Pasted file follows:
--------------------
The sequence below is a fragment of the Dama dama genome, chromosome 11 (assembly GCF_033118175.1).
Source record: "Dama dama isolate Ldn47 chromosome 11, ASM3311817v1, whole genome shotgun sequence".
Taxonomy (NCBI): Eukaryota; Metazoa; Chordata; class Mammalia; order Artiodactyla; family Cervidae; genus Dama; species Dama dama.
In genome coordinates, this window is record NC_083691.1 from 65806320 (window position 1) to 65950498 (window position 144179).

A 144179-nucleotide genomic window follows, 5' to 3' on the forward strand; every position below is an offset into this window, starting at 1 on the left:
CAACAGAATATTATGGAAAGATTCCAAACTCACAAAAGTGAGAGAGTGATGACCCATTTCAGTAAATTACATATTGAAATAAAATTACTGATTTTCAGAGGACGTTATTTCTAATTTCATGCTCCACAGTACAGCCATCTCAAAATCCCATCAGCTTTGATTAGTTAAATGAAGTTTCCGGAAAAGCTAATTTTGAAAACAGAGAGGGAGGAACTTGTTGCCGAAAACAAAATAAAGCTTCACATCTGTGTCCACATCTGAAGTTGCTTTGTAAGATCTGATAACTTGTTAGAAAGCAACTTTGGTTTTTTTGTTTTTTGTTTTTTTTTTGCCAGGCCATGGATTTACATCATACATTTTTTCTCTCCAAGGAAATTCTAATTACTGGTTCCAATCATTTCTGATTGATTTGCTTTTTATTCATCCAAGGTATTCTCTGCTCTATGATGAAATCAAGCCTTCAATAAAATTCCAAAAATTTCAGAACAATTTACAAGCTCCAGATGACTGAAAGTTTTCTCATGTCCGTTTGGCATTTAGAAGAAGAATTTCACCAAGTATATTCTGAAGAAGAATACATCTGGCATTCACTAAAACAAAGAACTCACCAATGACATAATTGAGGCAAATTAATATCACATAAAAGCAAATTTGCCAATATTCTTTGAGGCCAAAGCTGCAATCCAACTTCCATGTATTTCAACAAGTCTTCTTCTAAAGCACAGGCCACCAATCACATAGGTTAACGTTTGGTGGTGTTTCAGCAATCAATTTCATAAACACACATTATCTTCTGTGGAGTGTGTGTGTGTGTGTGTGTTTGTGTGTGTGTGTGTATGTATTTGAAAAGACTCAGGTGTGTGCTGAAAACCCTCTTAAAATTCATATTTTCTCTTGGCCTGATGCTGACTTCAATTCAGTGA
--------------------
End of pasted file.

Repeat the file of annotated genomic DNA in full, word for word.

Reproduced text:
The sequence below is a fragment of the Dama dama genome, chromosome 11 (assembly GCF_033118175.1).
Source record: "Dama dama isolate Ldn47 chromosome 11, ASM3311817v1, whole genome shotgun sequence".
Taxonomy (NCBI): Eukaryota; Metazoa; Chordata; class Mammalia; order Artiodactyla; family Cervidae; genus Dama; species Dama dama.
In genome coordinates, this window is record NC_083691.1 from 65806320 (window position 1) to 65950498 (window position 144179).

A 144179-nucleotide genomic window follows, 5' to 3' on the forward strand; every position below is an offset into this window, starting at 1 on the left:
CAACAGAATATTATGGAAAGATTCCAAACTCACAAAAGTGAGAGAGTGATGACCCATTTCAGTAAATTACATATTGAAATAAAATTACTGATTTTCAGAGGACGTTATTTCTAATTTCATGCTCCACAGTACAGCCATCTCAAAATCCCATCAGCTTTGATTAGTTAAATGAAGTTTCCGGAAAAGCTAATTTTGAAAACAGAGAGGGAGGAACTTGTTGCCGAAAACAAAATAAAGCTTCACATCTGTGTCCACATCTGAAGTTGCTTTGTAAGATCTGATAACTTGTTAGAAAGCAACTTTGGTTTTTTTGTTTTTTGTTTTTTTTTTGCCAGGCCATGGATTTACATCATACATTTTTTCTCTCCAAGGAAATTCTAATTACTGGTTCCAATCATTTCTGATTGATTTGCTTTTTATTCATCCAAGGTATTCTCTGCTCTATGATGAAATCAAGCCTTCAATAAAATTCCAAAAATTTCAGAACAATTTACAAGCTCCAGATGACTGAAAGTTTTCTCATGTCCGTTTGGCATTTAGAAGAAGAATTTCACCAAGTATATTCTGAAGAAGAATACATCTGGCATTCACTAAAACAAAGAACTCACCAATGACATAATTGAGGCAAATTAATATCACATAAAAGCAAATTTGCCAATATTCTTTGAGGCCAAAGCTGCAATCCAACTTCCATGTATTTCAACAAGTCTTCTTCTAAAGCACAGGCCACCAATCACATAGGTTAACGTTTGGTGGTGTTTCAGCAATCAATTTCATAAACACACATTATCTTCTGTGGAGTGTGTGTGTGTGTGTGTGTTTGTGTGTGTGTGTGTATGTATTTGAAAAGACTCAGGTGTGTGCTGAAAACCCTCTTAAAATTCATATTTTCTCTTGGCCTGATGCTGACTTCAATTCAGTGA